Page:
Great Britain’s men suffered their first defeat of the Tokyo Olympics with a 5-1 loss to Germany in Pool B.
Great Britain suffered a 33-7 defeat against Olympic champions Fiji in their men’s Pool B decider but managed to defeat the USA 26-21 in the quarter-finals to set up a semi-final clash against New Zealand.
Tom Dean won gold in the men’s 200 metres freestyle with team-mate Duncan Scott taking silver. It is the first time since 1908 that two male British swimmers have finished on the Olympic podium together.
Abbie Wood and Alicia Wilson were both through to the 200m women’s individual medley final after finishing second and third respectively in their semi-final heat.
16-year-old Jacob Whittle, the youngest member of the British swimming team in Tokyo, won his heat in the men’s 100m freestyle in 48.44 seconds to advance to the semi-finals. Alys Thomas finished second in her heat in the womenâ€™s 200m butterfly and advances to the semi-finals.
Mahama Cho lost to China’s Sun Hongyi in the last 16 of the men’s +80kg. The pair failed to score in regulation time and Cho ended up losing after the contest went to golden points.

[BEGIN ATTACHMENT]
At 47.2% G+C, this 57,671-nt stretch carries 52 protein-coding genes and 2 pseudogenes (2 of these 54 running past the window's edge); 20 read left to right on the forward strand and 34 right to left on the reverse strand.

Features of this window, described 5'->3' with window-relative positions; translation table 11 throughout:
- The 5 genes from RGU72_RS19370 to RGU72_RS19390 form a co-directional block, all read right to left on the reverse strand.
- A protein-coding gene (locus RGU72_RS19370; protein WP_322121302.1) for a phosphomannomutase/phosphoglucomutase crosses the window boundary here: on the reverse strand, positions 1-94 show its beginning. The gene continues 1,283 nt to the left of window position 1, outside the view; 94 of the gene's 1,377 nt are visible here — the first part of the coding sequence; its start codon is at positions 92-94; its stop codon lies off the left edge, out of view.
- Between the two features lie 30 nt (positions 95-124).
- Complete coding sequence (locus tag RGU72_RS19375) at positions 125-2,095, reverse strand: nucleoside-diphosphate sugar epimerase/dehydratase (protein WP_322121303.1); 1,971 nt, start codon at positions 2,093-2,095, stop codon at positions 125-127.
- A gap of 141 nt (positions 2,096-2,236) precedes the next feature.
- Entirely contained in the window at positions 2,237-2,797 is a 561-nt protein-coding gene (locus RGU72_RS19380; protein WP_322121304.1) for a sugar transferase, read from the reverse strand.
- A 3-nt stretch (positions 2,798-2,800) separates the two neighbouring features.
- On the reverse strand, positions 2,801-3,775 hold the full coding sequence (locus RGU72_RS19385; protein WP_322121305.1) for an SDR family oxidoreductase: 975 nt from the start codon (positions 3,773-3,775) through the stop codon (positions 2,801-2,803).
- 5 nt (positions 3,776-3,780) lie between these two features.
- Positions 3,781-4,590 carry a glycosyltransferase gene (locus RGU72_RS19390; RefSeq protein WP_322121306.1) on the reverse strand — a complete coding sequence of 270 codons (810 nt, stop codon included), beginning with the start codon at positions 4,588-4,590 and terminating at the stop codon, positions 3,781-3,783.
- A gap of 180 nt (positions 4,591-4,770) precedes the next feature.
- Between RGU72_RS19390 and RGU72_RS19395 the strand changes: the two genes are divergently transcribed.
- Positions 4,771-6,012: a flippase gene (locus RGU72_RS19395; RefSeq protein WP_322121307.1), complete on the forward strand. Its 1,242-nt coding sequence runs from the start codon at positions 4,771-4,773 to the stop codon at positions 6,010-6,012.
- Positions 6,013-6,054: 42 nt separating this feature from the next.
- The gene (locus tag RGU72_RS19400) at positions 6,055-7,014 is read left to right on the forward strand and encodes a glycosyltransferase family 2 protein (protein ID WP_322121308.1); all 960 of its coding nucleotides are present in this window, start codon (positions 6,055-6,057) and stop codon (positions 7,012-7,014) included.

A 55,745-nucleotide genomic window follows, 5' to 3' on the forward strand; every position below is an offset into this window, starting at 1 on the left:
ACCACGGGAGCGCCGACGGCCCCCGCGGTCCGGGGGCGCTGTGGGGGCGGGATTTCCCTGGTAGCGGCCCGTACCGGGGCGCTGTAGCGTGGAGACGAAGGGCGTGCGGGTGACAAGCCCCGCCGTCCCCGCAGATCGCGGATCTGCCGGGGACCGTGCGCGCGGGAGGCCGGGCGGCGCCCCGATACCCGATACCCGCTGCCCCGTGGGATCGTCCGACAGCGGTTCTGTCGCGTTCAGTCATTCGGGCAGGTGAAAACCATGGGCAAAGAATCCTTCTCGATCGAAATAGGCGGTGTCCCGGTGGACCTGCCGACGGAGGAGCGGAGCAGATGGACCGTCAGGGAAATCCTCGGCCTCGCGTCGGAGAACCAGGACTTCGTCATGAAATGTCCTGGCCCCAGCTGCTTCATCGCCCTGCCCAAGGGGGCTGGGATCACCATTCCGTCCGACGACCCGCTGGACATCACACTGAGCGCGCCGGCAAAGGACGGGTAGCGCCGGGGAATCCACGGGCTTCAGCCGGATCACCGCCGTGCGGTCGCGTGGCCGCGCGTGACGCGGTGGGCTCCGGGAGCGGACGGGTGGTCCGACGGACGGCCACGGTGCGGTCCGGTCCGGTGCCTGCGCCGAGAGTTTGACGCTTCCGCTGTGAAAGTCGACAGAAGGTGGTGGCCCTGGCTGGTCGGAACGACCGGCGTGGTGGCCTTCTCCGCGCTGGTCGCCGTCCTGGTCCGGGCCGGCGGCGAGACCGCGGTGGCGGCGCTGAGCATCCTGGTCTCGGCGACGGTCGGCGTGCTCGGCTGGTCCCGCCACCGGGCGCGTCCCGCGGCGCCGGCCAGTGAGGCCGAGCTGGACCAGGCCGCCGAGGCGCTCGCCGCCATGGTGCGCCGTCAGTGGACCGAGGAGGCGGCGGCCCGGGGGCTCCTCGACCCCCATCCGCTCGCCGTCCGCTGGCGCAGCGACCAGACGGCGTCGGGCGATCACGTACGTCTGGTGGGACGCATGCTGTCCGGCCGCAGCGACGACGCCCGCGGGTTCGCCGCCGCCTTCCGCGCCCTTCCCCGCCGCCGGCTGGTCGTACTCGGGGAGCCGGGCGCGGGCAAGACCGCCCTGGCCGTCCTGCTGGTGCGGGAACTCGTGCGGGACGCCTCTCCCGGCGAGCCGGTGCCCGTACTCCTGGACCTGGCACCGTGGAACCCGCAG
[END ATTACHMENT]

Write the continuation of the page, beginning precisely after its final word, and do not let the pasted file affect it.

Bianca Walkden won a bronze medal for GB in the women’s +67kg competition with a 7-3 win against Poland’s Aleksandra Kowalczuk. After advancing to the semi-finals with a comfortable 17-7 points victory against Kazakh fighter Cansel Deniz, Walkden failed to reach the final when she suffered a last-gasp defeat to South Korea’s Lee Dabin.
Andy Murray and Joe Salisbury won their men’s doubles second round match against Germany’s Kevin Krawietz and Tim Puetz.
Liam Broady beat Polish seventh seed and recent Wimbledon semi-finalist Hubert Hurkacz 7-5, 3-6, 6-3 in the men’s singles second round and will now face France’s Jeremy Chardy in the last 16.
Georgia Taylor-Brown won silver in the women’s triathlon, while team-mates Vicky Holland and Jessica Learmonth finished ninth and 13th respectively.
Carl Hester, Charlotte Fry and Charlotte Dujardin all got bronze in the team dressage final
In the team gymnastics, it was silver for Team GB’s ladies
Wednesday July 28th (Day 5)
Karriss Artingstall reached the semi-final in the women’s featherweight division after a split-decision win over Australia’s Skye Nicolson she’s guaranteed a bronze medal. Ben Whittaker is through to the men’s light-heavyweight quarter-finals after a unanimous points win over Egypt’s Abdelrahman Salah Orabi Abdelgawwad in the last 16. Reigning world champion Lauren Price defeated Mongolia’s Myagmarjargal Munkhbat by a unanimous points decision in the women’s middleweight last 16. Whittaker fought Brazil’s Keno Machado on Friday, while Price will face Panama’s Atheyna Bylon on Saturday.